All the Young Dudes: Pop and Fashion

On the theme of keeping up appearances, Paul Morley’s programme on BBC Four, All the Young Dudes: Pop and Fashion showed how pop has changed. It was a surprise to learn that Slade really did select their own clothes and made themselves up. Why should I be surprised? Because I’ve accepted that pop is heavily controlled. There would be no fun being a celeb without the attention.

The show emphasised just how much pop has lost its spontaneity. Record company marketing and media people control every aspect. KT Tunstall revealed on Radio One that she was given a list of tunes her record company deemed right and proper for her to perform including a few Jackson Five songs. No surprises there. On Jools Holland I imagine a team of flunkies behind the camera making sure the investment isn’t shot rubbing their noses or scratching their arses. Sometimes I fancy I’ve seen a performer recoil when a PR person has taken fright behind the camera over their minor unconscious facial tick.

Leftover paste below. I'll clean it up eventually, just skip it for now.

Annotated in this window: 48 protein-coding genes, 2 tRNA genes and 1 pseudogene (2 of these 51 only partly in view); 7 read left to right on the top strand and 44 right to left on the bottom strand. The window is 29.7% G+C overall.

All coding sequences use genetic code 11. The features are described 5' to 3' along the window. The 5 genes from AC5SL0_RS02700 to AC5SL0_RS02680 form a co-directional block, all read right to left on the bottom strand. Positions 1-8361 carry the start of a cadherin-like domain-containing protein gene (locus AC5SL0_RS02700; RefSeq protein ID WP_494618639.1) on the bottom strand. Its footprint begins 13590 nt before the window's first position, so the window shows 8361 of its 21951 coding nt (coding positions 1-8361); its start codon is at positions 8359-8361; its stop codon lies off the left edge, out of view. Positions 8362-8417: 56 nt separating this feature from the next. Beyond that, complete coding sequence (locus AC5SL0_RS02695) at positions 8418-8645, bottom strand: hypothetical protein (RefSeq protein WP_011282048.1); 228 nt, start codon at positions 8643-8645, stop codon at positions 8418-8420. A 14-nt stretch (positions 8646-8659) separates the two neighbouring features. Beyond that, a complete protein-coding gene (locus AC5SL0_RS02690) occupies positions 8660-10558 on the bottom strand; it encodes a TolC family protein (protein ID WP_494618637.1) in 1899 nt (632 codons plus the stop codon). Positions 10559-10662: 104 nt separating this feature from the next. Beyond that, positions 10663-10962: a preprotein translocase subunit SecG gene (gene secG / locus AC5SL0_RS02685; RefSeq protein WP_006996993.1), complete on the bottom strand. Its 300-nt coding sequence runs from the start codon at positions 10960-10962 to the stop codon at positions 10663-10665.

I like to think that every time Ian Curtis’s bundle of ungainly dance movements are shown, another PR person gets fired. Pretty soon the music industry is going to be forced to cash in on the Curtis industry and create a JD copiest band built on computer screen and controlled via Wii technology from behind the camera.